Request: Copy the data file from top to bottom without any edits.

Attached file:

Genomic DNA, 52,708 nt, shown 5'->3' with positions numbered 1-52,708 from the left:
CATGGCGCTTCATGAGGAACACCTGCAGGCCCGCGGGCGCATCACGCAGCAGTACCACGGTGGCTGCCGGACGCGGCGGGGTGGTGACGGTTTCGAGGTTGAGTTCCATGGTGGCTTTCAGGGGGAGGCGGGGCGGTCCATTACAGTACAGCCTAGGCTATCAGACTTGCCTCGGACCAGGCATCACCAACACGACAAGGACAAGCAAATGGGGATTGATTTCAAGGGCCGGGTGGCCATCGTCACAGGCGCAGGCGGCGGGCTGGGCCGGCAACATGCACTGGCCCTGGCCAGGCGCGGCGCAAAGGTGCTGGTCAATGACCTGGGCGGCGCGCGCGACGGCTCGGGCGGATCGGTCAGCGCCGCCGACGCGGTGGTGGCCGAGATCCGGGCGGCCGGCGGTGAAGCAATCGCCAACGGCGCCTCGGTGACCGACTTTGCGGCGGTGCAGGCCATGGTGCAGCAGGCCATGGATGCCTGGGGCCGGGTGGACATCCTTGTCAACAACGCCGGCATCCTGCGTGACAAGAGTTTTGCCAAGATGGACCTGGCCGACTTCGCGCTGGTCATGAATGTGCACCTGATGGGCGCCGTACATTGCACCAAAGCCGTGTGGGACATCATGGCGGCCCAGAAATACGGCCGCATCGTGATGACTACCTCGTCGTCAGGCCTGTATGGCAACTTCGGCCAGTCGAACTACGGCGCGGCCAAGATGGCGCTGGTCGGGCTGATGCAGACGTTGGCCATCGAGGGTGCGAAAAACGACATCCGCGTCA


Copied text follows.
Genomic DNA, 52,708 nt, shown 5'->3' with positions numbered 1-52,708 from the left:
CATGGCGCTTCATGAGGAACACCTGCAGGCCCGCGGGCGCATCACGCAGCAGTACCACGGTGGCTGCCGGACGCGGCGGGGTGGTGACGGTTTCGAGGTTGAGTTCCATGGTGGCTTTCAGGGGGAGGCGGGGCGGTCCATTACAGTACAGCCTAGGCTATCAGACTTGCCTCGGACCAGGCATCACCAACACGACAAGGACAAGCAAATGGGGATTGATTTCAAGGGCCGGGTGGCCATCGTCACAGGCGCAGGCGGCGGGCTGGGCCGGCAACATGCACTGGCCCTGGCCAGGCGCGGCGCAAAGGTGCTGGTCAATGACCTGGGCGGCGCGCGCGACGGCTCGGGCGGATCGGTCAGCGCCGCCGACGCGGTGGTGGCCGAGATCCGGGCGGCCGGCGGTGAAGCAATCGCCAACGGCGCCTCGGTGACCGACTTTGCGGCGGTGCAGGCCATGGTGCAGCAGGCCATGGATGCCTGGGGCCGGGTGGACATCCTTGTCAACAACGCCGGCATCCTGCGTGACAAGAGTTTTGCCAAGATGGACCTGGCCGACTTCGCGCTGGTCATGAATGTGCACCTGATGGGCGCCGTACATTGCACCAAAGCCGTGTGGGACATCATGGCGGCCCAGAAATACGGCCGCATCGTGATGACTACCTCGTCGTCAGGCCTGTATGGCAACTTCGGCCAGTCGAACTACGGCGCGGCCAAGATGGCGCTGGTCGGGCTGATGCAGACGTTGGCCATCGAGGGTGCGAAAAACGACATCCGCGTCA